In seeking to conclude this essay's discussion, having provided for an operational analysis of the British role in the Falklands War, as part of this essay it is now also necessary to look to provide some consideration of what lessons have been learnt with regard to the conducting of contemporary military affairs. For one thing, there is a need to appreciate that the Falklands War is still considered to be the most significant air-naval combat operation since World War II so that it has been subject to some significant analysis with a number of notable 'lessons learned'. By way of illustration, as has already been recognised in the preceding section of this essay's discussion regarding the operational analysis, British surface ships proved somewhat vulnerable to Argentinian attack arguably largely due to poor strategic planning and a lack of sufficient defences. With this in mind, noted historians like Sir John Keegan have, as a result, even gone so far as to recognise the fact that the events of Falklands War served to illustrate surface ships all too clear vulnerability to anti-ship missiles and submarines dominance as they were able to approach and destroy their targets with impunity. [43] Nevertheless, it is has been argued that the ARA General Belgrano's sinking was an example of a pre-World War II ship with no anti-submarine technology losing out against a modern nuclear-powered submarine, whilst the various British ships that the Argentinian air force served to sink was acceptable. This is because even to the British themselves they were seen as being little more than 'screen forces' for British aircraft carriers and thus were looked upon as being little more than collateral damage with a view to ultimately successfully winning the war overall – effectively they were considered as minor losses as a means to an end. [44] On this basis, it is arguably a mark of the effectiveness of the British navy during the war that, in the years that followed, the proposed sale of HMS Invincible to the Australian government was cancelled whilst proposed cutbacks in the British surface fleet were abandoned with replacements for the lost ships and helicopters ordered. [45]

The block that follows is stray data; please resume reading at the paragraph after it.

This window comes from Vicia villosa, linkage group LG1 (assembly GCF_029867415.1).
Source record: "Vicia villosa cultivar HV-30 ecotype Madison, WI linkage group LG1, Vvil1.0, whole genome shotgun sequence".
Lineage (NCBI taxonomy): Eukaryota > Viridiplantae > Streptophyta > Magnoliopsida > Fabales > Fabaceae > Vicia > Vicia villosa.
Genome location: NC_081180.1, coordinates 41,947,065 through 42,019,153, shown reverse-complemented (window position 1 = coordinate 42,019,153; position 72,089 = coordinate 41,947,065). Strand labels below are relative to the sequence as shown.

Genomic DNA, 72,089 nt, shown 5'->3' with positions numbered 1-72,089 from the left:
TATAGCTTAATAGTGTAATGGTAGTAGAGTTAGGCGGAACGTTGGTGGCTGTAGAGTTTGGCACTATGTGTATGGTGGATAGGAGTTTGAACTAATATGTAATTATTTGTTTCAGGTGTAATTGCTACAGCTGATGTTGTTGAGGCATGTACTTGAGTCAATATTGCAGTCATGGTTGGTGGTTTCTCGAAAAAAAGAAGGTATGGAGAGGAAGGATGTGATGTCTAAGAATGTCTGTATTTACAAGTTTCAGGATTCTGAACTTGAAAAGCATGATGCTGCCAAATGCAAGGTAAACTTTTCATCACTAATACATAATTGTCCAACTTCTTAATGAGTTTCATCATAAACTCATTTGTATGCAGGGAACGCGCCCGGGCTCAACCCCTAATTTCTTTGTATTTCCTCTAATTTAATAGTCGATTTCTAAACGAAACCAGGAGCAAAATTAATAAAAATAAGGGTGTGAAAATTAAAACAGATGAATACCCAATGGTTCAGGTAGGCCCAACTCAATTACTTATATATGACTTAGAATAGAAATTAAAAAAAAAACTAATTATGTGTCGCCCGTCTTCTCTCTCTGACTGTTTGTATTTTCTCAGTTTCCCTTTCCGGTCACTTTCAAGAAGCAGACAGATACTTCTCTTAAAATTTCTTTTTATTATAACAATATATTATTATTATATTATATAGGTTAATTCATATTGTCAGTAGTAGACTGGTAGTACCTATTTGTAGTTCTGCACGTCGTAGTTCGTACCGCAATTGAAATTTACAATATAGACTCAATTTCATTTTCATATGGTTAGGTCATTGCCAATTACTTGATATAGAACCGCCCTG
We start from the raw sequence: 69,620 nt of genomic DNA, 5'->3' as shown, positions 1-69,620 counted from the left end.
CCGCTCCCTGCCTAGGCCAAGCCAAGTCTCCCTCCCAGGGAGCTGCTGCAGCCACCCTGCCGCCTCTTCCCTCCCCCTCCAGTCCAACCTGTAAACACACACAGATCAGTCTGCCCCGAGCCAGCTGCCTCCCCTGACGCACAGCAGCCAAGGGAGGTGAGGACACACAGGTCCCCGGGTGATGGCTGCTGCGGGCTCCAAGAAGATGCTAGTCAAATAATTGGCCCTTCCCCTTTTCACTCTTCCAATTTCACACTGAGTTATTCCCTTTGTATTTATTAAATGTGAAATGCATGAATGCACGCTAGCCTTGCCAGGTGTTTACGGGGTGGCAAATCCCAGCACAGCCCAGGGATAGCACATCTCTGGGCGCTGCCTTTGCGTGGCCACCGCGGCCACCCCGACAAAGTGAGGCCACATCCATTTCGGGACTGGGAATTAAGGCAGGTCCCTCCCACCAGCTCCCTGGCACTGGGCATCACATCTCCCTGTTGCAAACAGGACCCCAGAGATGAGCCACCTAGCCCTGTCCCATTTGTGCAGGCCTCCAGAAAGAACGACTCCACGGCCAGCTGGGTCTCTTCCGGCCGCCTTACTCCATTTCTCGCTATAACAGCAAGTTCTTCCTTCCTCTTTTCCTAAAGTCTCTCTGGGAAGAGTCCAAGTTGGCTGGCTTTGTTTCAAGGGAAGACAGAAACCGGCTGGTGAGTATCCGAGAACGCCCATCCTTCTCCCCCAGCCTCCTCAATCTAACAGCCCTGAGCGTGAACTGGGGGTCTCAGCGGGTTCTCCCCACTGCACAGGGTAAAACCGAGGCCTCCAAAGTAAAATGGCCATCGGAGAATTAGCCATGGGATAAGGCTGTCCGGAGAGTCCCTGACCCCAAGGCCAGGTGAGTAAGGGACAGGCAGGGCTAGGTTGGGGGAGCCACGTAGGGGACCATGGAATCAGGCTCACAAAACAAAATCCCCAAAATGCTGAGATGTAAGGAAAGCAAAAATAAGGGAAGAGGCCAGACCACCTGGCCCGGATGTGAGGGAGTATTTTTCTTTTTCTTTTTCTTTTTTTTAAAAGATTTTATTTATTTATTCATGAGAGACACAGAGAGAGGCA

In addition, it is also to be appreciated that the amphibious assault ships HMS Intrepid and HMS Fearless were not actually decommissioned until 2002 and 1999 respectively. [46] Even then there is a need to recognise that, as a mark of the importance of the navy to any war effort that may have to be undertaken in the future, these two vessels were then effectively replaced by HMS Bulwark and HMS Albion in their stead. [47] At the same time, however, there is a need to show an understanding of the fact that, despite the Argentinian forces apparent success against the British navy, neither country was able to really claim air supremacy even though it was of critical importance due to the isolated, rough landscape restricting the movement of land forces. [48] As a result, a whole range of air strikes were launched against an array of targets on both sides, and often with clear results like those already recognised regarding Britain's naval losses as a result of Argentinian attacks. [49] With this in mind, it is arguable that air war undertaken served to vindicate Britain's decision to keep some aircraft carriers in the region after the HMS Ark Royal retired since air powers dominance in the most significant engagements involving the navy was demonstrated along with the effectiveness of the small but manoeuvrable Sea Harriers with not a single one shot down. [50] Therefore, with regard to the Sea Harriers in particular, this also served to bear out the superior training of the British pilots which was a clear benefit with a view to exploiting the aircraft's manoeuvrability, whilst the latest weaponry was also utilised in the form of the AIM-9L Sidewinder missiles that had a much wider angle of engagement than anything used by the Argentinians. [51]